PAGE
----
We also look at biomarkers associated with inflammation, oxidative stress, and nutrient levels. Studies have found correlations between cumulative levodopa exposure, PD duration, neuropathy status, and vitamin B12 levels in PD patients with PD and, specifically, in those with neuropathy. We use advanced biomarkers to monitor a patient’s B12 status so we can modulate recommended dosages as a patient’s needs change.
Parkinson’s Disease Prevention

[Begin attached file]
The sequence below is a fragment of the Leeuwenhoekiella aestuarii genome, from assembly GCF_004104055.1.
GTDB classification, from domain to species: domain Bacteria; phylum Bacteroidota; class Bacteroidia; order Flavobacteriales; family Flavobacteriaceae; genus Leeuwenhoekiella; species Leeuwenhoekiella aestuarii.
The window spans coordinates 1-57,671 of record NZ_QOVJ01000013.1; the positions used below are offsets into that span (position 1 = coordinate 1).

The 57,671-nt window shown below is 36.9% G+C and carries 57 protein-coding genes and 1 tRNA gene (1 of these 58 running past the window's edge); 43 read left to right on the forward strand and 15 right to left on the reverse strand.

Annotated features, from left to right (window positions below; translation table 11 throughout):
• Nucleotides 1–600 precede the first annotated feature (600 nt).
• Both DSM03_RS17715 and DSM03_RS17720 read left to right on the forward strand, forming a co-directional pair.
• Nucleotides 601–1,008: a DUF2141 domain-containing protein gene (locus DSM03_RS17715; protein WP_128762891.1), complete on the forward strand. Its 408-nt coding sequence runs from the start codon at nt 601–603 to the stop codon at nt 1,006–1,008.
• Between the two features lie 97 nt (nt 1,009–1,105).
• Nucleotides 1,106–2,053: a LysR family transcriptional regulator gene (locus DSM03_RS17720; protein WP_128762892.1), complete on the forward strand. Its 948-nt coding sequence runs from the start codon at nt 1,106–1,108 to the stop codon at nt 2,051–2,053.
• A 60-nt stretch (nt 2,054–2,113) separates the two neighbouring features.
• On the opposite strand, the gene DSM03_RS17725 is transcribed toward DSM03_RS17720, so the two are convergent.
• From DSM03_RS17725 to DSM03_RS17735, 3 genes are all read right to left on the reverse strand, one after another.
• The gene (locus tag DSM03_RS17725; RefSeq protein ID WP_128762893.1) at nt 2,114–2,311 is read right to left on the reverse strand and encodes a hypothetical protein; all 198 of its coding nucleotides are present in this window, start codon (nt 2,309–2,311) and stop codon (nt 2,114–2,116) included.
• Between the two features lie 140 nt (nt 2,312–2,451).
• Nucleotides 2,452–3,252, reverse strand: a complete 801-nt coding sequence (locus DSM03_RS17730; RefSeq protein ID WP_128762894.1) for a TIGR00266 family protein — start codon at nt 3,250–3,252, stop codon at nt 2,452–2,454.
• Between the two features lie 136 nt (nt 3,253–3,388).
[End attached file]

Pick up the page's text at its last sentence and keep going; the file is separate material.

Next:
Adoption of a healthy lifestyle is key to Parkinson’s disease prevention and to slowing its progression. This includes minimizing xenobiotic exposure, eating organic nutrient-rich foods and healthy fats, supplementing with the appropriate probiotics, getting aerobic exercise, and maintaining regular chiropractic care. Aerobic exercise increases both blood flow and oxygen supply to the brain. It has been shown to be effective at reversing hippocampal volume loss in late adulthood. For those with early symptoms, an exercise program designed by a physical therapist may be advised. Chiropractic care has been found to improve spinal alignment, posture, and restore the activity of daily living in some PD patients. And for those whose without contraindications, a ketogenic diet may be advised.